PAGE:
Tuesday, January 20, 2009

More thoughts on Parousia and unity

Marie has some really great posts on unity, over on her blog, Naru Hodo:

Which Way to Unity?

Unity -- Why Bother?

Catechism of the Catholic Church on Christian Unity

Because Marie is also my friend and neighbor, we have had the great gift of being able to have conversations on the subject of unity -- many conversations before either of us posted on this subject. I am really moved to see what she has written on her blog about unity because these writings represent, for me, both a beautiful fruit and also a synthesis of all we've spoken about.

For me (and this is also something that Marie discusses in her posts), the most important fact that emerged from all our conversations is that unity can neither be made nor broken by us (even when we sin!). Sin does not harm unity -- it only reveals a lack of awareness or a forgetfulness about the truth of who we are already. By virtue of our Baptism, we are made one in Christ. In fact, even with those who are unbaptized, there exists a kind of primordial unity because we are all made in the image and likeness of God.

Baptism is the foretaste of Parousia -- our birth and our beginning in Paradise -- in the here and now. And Baptism is given before, not as a reward for our good efforts or keen insights, but as recognition of who we are -- we belong to Another, who makes us in every moment -- before ever a word is on our lips. This is why infant Baptism is what will conquer any moralism we may harbor in our hearts, if we only let ourselves be amazed by the gift it represents to those of us (adults) who witness and participate in this practice.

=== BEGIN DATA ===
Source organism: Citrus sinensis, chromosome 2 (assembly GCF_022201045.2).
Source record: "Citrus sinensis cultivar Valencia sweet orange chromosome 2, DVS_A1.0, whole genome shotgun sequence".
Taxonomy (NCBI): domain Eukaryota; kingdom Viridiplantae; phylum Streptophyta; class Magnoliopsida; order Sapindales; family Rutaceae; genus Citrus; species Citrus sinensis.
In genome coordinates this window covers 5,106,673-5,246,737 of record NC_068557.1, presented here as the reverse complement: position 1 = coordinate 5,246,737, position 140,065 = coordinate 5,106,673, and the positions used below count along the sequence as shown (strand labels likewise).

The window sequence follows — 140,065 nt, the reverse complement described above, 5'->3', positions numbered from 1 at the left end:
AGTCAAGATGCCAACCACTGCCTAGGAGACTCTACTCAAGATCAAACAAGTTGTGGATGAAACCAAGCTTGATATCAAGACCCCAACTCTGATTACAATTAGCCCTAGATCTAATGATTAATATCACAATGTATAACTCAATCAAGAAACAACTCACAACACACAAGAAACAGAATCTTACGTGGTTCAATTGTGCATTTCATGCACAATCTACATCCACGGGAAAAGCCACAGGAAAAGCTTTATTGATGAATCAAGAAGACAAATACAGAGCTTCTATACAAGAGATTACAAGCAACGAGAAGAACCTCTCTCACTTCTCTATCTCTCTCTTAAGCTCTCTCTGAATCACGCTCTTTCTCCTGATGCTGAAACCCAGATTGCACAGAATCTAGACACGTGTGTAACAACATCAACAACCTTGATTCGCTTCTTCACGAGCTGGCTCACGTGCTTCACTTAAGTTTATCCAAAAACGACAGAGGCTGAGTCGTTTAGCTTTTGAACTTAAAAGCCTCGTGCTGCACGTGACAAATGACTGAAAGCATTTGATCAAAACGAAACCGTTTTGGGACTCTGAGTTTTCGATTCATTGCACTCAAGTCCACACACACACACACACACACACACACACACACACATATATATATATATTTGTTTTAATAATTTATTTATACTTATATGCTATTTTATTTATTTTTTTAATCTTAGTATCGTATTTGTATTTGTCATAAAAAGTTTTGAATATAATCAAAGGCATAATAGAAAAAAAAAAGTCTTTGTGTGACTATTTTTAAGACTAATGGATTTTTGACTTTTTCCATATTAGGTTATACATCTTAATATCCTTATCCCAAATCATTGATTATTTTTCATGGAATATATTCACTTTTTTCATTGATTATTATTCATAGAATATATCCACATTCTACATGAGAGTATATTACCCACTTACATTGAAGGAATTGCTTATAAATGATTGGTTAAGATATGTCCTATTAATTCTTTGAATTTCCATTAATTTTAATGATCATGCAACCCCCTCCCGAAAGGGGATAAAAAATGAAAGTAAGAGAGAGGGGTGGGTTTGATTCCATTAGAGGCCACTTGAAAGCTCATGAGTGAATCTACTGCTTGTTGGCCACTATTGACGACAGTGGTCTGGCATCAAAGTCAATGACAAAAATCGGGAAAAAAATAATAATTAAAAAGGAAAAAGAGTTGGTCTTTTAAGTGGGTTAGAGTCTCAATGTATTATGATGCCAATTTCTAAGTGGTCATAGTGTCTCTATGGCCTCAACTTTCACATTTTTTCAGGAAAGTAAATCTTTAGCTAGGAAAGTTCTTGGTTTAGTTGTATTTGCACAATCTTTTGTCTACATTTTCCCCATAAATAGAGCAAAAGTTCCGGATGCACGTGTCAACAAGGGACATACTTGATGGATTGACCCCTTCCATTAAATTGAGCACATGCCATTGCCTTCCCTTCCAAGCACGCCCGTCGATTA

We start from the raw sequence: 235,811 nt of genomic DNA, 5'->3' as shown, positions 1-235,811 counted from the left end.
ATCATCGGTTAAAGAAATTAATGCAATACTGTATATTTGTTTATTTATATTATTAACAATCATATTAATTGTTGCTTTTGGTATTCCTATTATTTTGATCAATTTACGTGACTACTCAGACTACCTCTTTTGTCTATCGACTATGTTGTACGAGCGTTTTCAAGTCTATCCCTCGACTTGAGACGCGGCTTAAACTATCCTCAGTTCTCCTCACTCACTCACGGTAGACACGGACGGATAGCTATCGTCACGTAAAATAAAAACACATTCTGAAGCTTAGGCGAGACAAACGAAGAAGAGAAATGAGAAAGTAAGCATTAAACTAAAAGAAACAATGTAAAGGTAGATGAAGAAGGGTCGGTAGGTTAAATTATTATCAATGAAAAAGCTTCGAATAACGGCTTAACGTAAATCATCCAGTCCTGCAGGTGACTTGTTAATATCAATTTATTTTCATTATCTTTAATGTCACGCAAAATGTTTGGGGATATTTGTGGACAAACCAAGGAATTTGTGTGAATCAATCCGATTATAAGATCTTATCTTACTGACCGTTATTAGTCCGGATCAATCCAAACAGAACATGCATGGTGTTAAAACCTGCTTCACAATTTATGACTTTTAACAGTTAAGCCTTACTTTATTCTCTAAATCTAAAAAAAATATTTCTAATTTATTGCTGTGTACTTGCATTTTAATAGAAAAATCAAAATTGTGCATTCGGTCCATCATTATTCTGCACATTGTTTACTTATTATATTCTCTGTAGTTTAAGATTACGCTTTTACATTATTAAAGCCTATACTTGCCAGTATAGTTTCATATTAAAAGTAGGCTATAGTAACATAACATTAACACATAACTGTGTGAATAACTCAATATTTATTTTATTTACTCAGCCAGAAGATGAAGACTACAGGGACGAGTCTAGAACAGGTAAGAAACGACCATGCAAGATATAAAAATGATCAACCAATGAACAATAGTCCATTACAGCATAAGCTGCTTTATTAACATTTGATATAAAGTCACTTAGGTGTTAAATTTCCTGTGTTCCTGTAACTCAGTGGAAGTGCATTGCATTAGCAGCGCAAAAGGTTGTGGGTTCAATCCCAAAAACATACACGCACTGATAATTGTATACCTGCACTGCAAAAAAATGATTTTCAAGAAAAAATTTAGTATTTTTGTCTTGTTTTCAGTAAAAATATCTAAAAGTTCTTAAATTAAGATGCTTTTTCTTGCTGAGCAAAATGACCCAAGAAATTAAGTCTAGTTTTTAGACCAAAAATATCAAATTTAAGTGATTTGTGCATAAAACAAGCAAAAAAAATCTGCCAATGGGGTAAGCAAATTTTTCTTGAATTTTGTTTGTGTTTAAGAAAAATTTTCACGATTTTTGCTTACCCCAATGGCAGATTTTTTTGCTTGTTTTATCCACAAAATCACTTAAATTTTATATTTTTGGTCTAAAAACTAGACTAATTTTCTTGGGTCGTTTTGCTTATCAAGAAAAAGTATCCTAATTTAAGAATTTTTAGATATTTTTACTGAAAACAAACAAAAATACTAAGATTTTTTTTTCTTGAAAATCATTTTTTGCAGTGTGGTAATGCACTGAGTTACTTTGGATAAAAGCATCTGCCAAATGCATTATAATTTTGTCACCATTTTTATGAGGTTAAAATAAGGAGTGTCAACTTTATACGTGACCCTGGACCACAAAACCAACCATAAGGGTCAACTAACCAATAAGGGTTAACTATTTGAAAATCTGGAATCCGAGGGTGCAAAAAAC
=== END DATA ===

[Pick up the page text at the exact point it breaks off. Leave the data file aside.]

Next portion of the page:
The theme of the National Diakonia I just attended was "Something that Comes Before." We were asked to reflect on the Page One article that appeared in November's Traces:
november 2008

[ November ]

What is the initial, original phenomenon by which some people are struck and attracted and coalesce together? Is it a catechesis–what we call “School of Community”? No, every catechesis comes later; it’s the instrument of development of something that comes before.
The modality with which the movement–the Christian event–becomes present is the running up against a human diversity, a different human reality, that strikes us and attracts us because deep inside us, confusedly, or clearly, it corresponds to an expectant awaiting that is constitutive of our being, to the original needs of the human heart.
The event of Christ becomes present “now” in a phenomenon of a different humanity: a man runs up against you and discovers in you a new presentiment of life, something that increases his chance of certainty, of positivity, of hope, and of usefulness in living, and moves him to follow.
Jesus Christ, that man of two thousand years ago, is imminent, becomes present, under the veil, under the aspect of a different humanity. The encounter, the impact, is with a different humanity that strikes us because it corresponds to the structural needs of the heart more than any other modality of our thought or imagination–we never expected it, we never would’ve dreamed of it, it was impossible, it cannot be found elsewhere. The human diversity in which Christ becomes present lies precisely in the greater correspondence, in the unthinkable and unthought-of greater correspondence of this humanity we run up against to the needs of the heart, to the needs of reason.
This running into a different humanity is very simple, absolutely elementary, something that comes before everything, before any catechesis, reflection, or development. It’s something that has no need of explanation, but just needs to be seen, intercepted. It is something that evokes wonder, awakens an emotion, constitutes a call, moves a person to follow because it corresponds to the structurally expectant awaiting of the heart, “since,” as Cardinal Ratzinger said, “really we can only recognize that for which a correspondence exists in us” (Il Sabato, January 30, 1993). The criterion for the truth lies in the correspondence.